D.C. Residents Want To “Decarbonize” To Save The Economy Or Something

What’s most interesting is that the same people pushing carbon taxes and fees on fossil fuels companies refuse to give up their own use of fossil fuels. They want Everyone Else to pay the price for their beliefs. In this case, we have Khalid Pitts, co-owner of Cork Wine Bar & Market, along with Roger Horowitz, co-founder of Pleasant Pops, pushing a carbon fee. Both companies surely use lots of fossil fuels to deliver their products, particularly in the case of a wine bar, where wines would come from around the world

A climate-change policy that grows the economy and benefits D.C. residents

So we wonder: How can D.C. businesses and residents do our part to address our climate crisis? The answer: We need to get off carbon-based fossil fuels, the main source of climate change, as fast as possible. But we need to “decarbonize” our city’s economy in a way that supports business growth without burdening our residents, especially the low- and moderate-income residents who are many of our neighbors.

Which is why we support a novel policy under consideration by the D.C. Council called the Climate and Community Reinvestment Act. It would require fossil-fuel companies doing business in the District to pay a fee for every ton of carbon dioxide they put into the atmosphere. The policy would then rebate the overwhelming share of the collected revenue — hundreds of millions of dollars — to D.C. households and small businesses such as ours. A recent economic study shows that this “fee-and-rebate” policy would cut carbon emissions nearly 23 percent in the city while expanding the District’s economy, creating more jobs and raising the incomes of most Washington residents, especially the poor and middle class.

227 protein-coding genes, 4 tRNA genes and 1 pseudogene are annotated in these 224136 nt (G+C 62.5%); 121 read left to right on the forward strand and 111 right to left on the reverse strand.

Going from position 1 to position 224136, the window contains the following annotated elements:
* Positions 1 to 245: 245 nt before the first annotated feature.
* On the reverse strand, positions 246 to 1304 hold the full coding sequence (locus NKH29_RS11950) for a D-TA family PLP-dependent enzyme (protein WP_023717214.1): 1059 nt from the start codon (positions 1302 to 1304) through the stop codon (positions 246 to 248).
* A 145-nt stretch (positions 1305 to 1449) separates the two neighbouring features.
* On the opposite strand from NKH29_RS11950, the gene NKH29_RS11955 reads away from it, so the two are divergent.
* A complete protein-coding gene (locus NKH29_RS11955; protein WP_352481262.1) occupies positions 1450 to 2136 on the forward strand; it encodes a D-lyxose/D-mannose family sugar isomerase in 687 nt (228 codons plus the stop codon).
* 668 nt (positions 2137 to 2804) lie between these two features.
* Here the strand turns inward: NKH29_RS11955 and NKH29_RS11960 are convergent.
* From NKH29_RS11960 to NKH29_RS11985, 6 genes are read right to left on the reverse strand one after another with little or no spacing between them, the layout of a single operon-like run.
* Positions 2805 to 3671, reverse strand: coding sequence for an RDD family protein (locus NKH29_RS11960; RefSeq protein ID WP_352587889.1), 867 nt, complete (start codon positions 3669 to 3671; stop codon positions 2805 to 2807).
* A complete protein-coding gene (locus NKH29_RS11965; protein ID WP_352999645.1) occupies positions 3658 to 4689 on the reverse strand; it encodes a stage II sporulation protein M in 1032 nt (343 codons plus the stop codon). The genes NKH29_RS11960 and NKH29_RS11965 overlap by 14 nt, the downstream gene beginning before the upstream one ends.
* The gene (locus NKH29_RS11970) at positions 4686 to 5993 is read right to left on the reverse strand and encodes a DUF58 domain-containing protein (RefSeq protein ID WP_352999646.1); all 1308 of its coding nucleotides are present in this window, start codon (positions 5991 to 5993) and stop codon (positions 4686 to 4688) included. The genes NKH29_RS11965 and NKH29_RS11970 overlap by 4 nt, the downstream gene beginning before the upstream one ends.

First, they are silently admitting that this policy would jack up the cost of living for D.C. residents, which is already pretty darned high. The government caused COL increase would only be partially offset by refunding money back to residents. In the real world, good luck with that. They’ll find plenty of uses for that money and plenty of excuses why those uses are better than a refund.  Said refund is supposed to be at least 80%, but, 20% “would be invested directly into a “green bank” or other programs to help residents and businesses finance solar panels or efficiency upgrades.” Good luck with this.

They’re kinda silent on exactly how increasing costs on citizens and businesses will create more jobs and raise incomes. The Bunch Of Mule Fritters Climate Scam Act Climate and Community Reinvestment Act is rather vague, as well.

The pollution reductions are achieved by simply making dirty-energy suppliers pay their fair share. D.C. restaurants are not allowed to dump their trash into the street each night. But oil and gas and coal companies can dump carbon pollution into our atmosphere for free. Charging a fee of $20 per ton of pollution starting in 2019 (rising to $150 by 2032) will ensure that those fuels are gradually priced out of the D.C. market. Wind and solar and energy efficiency will prevail.

What will happen is that people will simply go outside of D.C. to purchase fuel. Which will harm gas station owners, which, remember, nowadays tend to be convenience stores, selling a huge range of products. These stores will close, putting people out of work. Only so many can relocate, due to a saturated market. Residents of D.C., though, will have a tougher time getting fuel. Their power bills will skyrocket. But, hey, if D.C. residents want to damage their economy and increase their COL, that’s on them.